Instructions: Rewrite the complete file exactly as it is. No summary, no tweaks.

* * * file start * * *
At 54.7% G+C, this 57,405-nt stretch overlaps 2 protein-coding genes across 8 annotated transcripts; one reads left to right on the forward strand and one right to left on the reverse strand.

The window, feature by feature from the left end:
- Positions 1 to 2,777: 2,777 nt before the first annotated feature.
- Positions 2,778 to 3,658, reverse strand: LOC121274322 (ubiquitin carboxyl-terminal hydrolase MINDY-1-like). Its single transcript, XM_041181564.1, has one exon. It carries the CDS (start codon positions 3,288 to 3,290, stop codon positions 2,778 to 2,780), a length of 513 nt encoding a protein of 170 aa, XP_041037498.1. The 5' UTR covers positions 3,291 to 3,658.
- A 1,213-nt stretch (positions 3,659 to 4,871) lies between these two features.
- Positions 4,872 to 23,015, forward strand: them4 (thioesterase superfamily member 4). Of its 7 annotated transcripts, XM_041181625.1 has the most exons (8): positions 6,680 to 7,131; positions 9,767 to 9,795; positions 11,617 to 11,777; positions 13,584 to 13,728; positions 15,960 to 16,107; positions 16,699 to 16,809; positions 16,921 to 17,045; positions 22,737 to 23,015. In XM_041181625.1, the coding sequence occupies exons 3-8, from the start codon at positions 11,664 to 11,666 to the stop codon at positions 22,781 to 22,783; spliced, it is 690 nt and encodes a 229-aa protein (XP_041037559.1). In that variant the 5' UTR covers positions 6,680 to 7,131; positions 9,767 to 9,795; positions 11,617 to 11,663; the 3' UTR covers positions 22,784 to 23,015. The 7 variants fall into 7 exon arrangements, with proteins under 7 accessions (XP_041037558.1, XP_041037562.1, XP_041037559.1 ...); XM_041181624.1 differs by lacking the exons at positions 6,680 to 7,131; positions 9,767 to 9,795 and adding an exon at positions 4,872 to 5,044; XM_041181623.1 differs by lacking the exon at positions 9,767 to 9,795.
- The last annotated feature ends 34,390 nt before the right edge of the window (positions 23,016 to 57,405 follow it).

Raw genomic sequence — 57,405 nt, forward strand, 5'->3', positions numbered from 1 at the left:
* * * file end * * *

At 54.7% G+C, this 57,405-nt stretch overlaps 2 protein-coding genes across 8 annotated transcripts; one reads left to right on the forward strand and one right to left on the reverse strand.

The window, feature by feature from the left end:
- Positions 1 to 2,777: 2,777 nt before the first annotated feature.
- Positions 2,778 to 3,658, reverse strand: LOC121274322 (ubiquitin carboxyl-terminal hydrolase MINDY-1-like). Its single transcript, XM_041181564.1, has one exon. It carries the CDS (start codon positions 3,288 to 3,290, stop codon positions 2,778 to 2,780), a length of 513 nt encoding a protein of 170 aa, XP_041037498.1. The 5' UTR covers positions 3,291 to 3,658.
- A 1,213-nt stretch (positions 3,659 to 4,871) lies between these two features.
- Positions 4,872 to 23,015, forward strand: them4 (thioesterase superfamily member 4). Of its 7 annotated transcripts, XM_041181625.1 has the most exons (8): positions 6,680 to 7,131; positions 9,767 to 9,795; positions 11,617 to 11,777; positions 13,584 to 13,728; positions 15,960 to 16,107; positions 16,699 to 16,809; positions 16,921 to 17,045; positions 22,737 to 23,015. In XM_041181625.1, the coding sequence occupies exons 3-8, from the start codon at positions 11,664 to 11,666 to the stop codon at positions 22,781 to 22,783; spliced, it is 690 nt and encodes a 229-aa protein (XP_041037559.1). In that variant the 5' UTR covers positions 6,680 to 7,131; positions 9,767 to 9,795; positions 11,617 to 11,663; the 3' UTR covers positions 22,784 to 23,015. The 7 variants fall into 7 exon arrangements, with proteins under 7 accessions (XP_041037558.1, XP_041037562.1, XP_041037559.1 ...); XM_041181624.1 differs by lacking the exons at positions 6,680 to 7,131; positions 9,767 to 9,795 and adding an exon at positions 4,872 to 5,044; XM_041181623.1 differs by lacking the exon at positions 9,767 to 9,795.
- The last annotated feature ends 34,390 nt before the right edge of the window (positions 23,016 to 57,405 follow it).

Raw genomic sequence — 57,405 nt, forward strand, 5'->3', positions numbered from 1 at the left: